Lindsey: And I may still go crazy.
Anne: You’re not crazy yet.
Lindsey: But to have a purpose to it and for me to say: “No, this is not my fault. It’s not fair and I can’t control it, but with God, I can make something beautiful out of it. For me, that process of making something beautiful out of it has been working the 12-steps.
Anne: For me, it was definitely the 12-steps and it’s also been BTR.
Anne: Because everything that I have now: my children, my house, BTR (the non-profit that I founded) is because of what I went through. I would not have anything that I love and care about and hold dear to my heart now without that. I am super grateful that I went through it because there’s no way I could do what I do without it, and people who try they stink at it really badly. I think people who haven’t been through it have a hard time wrapping their head around the realities of what happens.
I also think it’s super cool for all of us who have been through this, we can understand each other and empathize with each other, but also disagree.
Anne: We have different experiences and that certain things are helpful for some people that aren’t helpful for others, and leave a space open for that, knowing that emotional health looks pretty much the same. Honesty, accountability, kindness all looks the same, but we can get to it from many different ways.
Is 12-Step Ok After Betrayal Trauma?
Lindsey: Well, and part of that is Step 1. It’s saying your journey is totally not up to me, it’s out of my control, it’s unmanageable, and it’s going to look different for you then it is for me. Saying that: “Ok, maybe I do know somebody who’s right in the midst of things and I think that their journey should look this way because I know it helps me,” but that’s not up to me. It’s up to them. It’s up to their higher power of their understanding. It’s not mine.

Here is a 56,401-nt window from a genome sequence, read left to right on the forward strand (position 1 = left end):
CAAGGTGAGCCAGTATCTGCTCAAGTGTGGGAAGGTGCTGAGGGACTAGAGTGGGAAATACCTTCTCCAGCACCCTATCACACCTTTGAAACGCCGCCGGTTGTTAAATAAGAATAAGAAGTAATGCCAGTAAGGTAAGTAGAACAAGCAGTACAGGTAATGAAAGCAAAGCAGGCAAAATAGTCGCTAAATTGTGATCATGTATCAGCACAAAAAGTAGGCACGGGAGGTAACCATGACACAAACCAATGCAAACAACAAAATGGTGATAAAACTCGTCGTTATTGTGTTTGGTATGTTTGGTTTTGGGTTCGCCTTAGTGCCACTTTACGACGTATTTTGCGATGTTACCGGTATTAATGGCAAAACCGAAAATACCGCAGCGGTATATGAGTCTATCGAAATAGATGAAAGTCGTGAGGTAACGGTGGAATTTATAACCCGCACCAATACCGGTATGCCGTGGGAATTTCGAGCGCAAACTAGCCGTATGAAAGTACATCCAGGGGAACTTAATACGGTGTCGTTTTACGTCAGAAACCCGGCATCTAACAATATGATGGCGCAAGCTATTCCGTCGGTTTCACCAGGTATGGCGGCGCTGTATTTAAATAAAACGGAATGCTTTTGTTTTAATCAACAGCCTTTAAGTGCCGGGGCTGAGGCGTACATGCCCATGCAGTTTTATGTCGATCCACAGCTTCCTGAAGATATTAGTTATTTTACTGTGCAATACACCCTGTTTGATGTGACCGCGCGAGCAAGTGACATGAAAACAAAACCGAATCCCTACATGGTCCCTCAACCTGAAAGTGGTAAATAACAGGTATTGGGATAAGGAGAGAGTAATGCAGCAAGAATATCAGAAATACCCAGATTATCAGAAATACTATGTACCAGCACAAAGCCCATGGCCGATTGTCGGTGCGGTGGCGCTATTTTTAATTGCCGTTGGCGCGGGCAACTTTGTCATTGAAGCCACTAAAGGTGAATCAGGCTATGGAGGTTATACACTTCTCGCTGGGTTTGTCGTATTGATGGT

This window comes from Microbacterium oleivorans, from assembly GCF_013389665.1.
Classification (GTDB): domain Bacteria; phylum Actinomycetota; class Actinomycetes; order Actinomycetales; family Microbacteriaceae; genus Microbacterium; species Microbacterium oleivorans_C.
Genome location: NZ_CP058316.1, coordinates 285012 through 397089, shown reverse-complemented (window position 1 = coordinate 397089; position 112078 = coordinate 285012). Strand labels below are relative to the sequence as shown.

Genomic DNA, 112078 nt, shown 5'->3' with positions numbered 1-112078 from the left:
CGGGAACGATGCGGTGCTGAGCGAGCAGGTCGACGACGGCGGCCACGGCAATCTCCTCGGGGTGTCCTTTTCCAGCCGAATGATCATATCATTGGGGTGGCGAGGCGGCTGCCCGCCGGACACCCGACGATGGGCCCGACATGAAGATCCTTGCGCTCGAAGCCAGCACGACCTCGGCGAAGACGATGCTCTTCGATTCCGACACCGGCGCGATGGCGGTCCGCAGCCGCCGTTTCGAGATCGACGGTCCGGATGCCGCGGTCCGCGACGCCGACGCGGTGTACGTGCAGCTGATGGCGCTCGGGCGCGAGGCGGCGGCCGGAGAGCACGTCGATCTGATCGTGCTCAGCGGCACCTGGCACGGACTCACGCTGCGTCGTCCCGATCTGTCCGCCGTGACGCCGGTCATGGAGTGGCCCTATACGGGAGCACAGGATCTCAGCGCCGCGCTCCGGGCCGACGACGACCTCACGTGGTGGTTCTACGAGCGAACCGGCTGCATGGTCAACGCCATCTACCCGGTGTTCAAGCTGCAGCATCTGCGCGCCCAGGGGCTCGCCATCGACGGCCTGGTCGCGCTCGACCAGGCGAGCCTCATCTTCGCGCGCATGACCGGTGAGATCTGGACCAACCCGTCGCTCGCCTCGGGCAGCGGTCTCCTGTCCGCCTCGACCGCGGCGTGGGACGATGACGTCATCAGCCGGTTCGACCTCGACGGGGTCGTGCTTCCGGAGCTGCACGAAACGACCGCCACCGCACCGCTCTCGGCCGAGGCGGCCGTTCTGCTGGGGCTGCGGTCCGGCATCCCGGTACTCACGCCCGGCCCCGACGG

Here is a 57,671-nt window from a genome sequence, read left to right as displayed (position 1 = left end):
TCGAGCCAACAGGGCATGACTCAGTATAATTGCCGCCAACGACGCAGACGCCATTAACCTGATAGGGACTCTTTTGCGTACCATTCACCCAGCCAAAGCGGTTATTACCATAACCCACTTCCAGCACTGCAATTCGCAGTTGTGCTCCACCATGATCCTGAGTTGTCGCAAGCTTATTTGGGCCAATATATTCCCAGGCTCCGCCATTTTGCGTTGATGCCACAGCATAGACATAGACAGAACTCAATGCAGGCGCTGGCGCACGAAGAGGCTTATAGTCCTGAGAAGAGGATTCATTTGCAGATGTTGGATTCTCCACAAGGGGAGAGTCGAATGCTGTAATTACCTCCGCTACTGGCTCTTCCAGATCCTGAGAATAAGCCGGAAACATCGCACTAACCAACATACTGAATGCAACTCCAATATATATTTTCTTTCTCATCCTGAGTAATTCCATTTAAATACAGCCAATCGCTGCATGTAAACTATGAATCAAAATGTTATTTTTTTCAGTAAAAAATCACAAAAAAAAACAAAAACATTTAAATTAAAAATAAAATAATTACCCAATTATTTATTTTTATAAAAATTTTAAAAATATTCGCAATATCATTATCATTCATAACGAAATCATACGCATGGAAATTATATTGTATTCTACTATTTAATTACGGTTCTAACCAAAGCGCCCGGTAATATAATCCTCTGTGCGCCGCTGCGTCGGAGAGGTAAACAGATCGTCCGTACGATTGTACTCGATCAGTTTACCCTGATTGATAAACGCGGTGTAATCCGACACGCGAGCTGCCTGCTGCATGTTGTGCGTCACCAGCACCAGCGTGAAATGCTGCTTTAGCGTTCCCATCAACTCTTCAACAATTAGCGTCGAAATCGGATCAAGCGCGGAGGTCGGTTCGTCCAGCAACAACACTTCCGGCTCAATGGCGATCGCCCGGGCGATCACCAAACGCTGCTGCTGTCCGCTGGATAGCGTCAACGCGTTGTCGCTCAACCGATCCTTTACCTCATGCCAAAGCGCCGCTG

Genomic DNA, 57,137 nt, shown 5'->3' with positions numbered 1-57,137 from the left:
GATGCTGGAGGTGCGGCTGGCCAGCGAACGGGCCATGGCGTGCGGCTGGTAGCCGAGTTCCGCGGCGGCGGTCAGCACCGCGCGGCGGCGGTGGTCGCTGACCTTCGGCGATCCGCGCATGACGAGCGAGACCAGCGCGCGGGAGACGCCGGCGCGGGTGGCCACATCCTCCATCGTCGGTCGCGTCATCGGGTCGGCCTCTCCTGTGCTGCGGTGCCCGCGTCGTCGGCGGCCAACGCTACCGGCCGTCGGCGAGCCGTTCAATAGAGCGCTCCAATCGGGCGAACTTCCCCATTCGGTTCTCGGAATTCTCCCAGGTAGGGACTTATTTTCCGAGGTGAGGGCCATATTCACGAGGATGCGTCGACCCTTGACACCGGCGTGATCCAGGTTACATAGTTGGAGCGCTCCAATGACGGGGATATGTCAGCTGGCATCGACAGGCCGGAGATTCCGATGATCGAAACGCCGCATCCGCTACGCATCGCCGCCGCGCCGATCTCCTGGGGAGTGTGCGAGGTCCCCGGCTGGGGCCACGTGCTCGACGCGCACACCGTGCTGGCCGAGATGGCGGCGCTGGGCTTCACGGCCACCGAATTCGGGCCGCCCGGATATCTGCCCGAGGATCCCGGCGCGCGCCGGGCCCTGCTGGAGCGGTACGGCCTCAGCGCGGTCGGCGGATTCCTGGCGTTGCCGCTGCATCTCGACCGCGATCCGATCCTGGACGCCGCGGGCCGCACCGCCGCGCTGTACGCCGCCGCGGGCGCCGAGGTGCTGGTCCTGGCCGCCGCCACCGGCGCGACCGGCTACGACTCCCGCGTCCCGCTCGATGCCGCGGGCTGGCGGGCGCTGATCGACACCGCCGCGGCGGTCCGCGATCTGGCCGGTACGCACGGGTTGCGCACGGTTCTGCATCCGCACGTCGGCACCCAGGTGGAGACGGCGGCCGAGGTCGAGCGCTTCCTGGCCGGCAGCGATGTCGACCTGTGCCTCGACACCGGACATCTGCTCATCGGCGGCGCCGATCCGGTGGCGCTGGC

Anne: Yeah. I think there’s somewhere in the Blue Book that says “Trusting that where they are is where they’re supposed to be and they’ll get to where they need to go at their own time.
Anne: We’re going to pause the conversation right here for this week and Lindsey and I will continue it next week. We’ll talk about how to find the right resource for you. So, addressing Lindsey’s concern that it’s sort of hopeless when you start out and that you’re worried about secondary trauma. So, stay tuned for our conversation next week.
For those of you who have donated to keep this podcast on the air, thank you. Your donations make a huge difference and you support victims of betrayal throughout the world. If you haven’t already, please go to our website BTR.org, scroll down to the bottom, click on make-a-donation, and set your recurring monthly donation today.
If you’re having a hard time this summer, please join Betrayal Trauma Recovery Group. Go to our website BTR.org and check out the session schedule. You can get into sessions on your phone, in your car, on vacation, anywhere that you are so that you can always get the support that you need.
Until next week, stay safe out there.